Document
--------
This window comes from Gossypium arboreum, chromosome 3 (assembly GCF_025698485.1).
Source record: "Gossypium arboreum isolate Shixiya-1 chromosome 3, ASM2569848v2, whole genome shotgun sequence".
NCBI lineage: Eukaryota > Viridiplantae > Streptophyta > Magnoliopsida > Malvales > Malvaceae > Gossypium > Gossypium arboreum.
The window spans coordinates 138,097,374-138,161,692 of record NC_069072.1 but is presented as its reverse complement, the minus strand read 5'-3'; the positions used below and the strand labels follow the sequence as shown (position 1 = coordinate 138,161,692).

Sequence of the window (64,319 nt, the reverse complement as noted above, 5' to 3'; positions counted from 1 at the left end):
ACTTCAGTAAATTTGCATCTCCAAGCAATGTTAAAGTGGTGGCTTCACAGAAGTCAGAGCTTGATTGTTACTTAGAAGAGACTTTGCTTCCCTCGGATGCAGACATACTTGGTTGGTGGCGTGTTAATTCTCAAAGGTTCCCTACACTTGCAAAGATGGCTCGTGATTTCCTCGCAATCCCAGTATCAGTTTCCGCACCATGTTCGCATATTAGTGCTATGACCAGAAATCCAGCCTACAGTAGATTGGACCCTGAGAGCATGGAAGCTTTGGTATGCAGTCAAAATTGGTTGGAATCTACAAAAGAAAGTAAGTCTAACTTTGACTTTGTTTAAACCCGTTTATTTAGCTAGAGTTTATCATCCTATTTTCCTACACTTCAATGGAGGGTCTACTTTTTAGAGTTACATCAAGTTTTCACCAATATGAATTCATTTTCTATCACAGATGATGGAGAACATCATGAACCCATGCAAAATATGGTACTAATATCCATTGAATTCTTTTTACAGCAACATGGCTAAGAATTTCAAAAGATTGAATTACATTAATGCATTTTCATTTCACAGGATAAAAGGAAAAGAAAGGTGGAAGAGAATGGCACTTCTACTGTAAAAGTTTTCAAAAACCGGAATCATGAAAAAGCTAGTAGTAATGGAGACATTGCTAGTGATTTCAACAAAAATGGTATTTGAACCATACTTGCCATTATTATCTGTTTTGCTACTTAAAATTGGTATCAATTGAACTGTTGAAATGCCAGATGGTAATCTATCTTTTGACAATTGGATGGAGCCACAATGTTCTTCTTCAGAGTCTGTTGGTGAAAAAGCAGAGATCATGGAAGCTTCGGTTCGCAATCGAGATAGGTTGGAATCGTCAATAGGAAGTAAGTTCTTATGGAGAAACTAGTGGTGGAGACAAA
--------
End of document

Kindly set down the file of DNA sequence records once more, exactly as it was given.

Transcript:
This window comes from Gossypium arboreum, chromosome 3 (assembly GCF_025698485.1).
Source record: "Gossypium arboreum isolate Shixiya-1 chromosome 3, ASM2569848v2, whole genome shotgun sequence".
NCBI lineage: Eukaryota > Viridiplantae > Streptophyta > Magnoliopsida > Malvales > Malvaceae > Gossypium > Gossypium arboreum.
The window spans coordinates 138,097,374-138,161,692 of record NC_069072.1 but is presented as its reverse complement, the minus strand read 5'-3'; the positions used below and the strand labels follow the sequence as shown (position 1 = coordinate 138,161,692).

Sequence of the window (64,319 nt, the reverse complement as noted above, 5' to 3'; positions counted from 1 at the left end):
ACTTCAGTAAATTTGCATCTCCAAGCAATGTTAAAGTGGTGGCTTCACAGAAGTCAGAGCTTGATTGTTACTTAGAAGAGACTTTGCTTCCCTCGGATGCAGACATACTTGGTTGGTGGCGTGTTAATTCTCAAAGGTTCCCTACACTTGCAAAGATGGCTCGTGATTTCCTCGCAATCCCAGTATCAGTTTCCGCACCATGTTCGCATATTAGTGCTATGACCAGAAATCCAGCCTACAGTAGATTGGACCCTGAGAGCATGGAAGCTTTGGTATGCAGTCAAAATTGGTTGGAATCTACAAAAGAAAGTAAGTCTAACTTTGACTTTGTTTAAACCCGTTTATTTAGCTAGAGTTTATCATCCTATTTTCCTACACTTCAATGGAGGGTCTACTTTTTAGAGTTACATCAAGTTTTCACCAATATGAATTCATTTTCTATCACAGATGATGGAGAACATCATGAACCCATGCAAAATATGGTACTAATATCCATTGAATTCTTTTTACAGCAACATGGCTAAGAATTTCAAAAGATTGAATTACATTAATGCATTTTCATTTCACAGGATAAAAGGAAAAGAAAGGTGGAAGAGAATGGCACTTCTACTGTAAAAGTTTTCAAAAACCGGAATCATGAAAAAGCTAGTAGTAATGGAGACATTGCTAGTGATTTCAACAAAAATGGTATTTGAACCATACTTGCCATTATTATCTGTTTTGCTACTTAAAATTGGTATCAATTGAACTGTTGAAATGCCAGATGGTAATCTATCTTTTGACAATTGGATGGAGCCACAATGTTCTTCTTCAGAGTCTGTTGGTGAAAAAGCAGAGATCATGGAAGCTTCGGTTCGCAATCGAGATAGGTTGGAATCGTCAATAGGAAGTAAGTTCTTATGGAGAAACTAGTGGTGGAGACAAA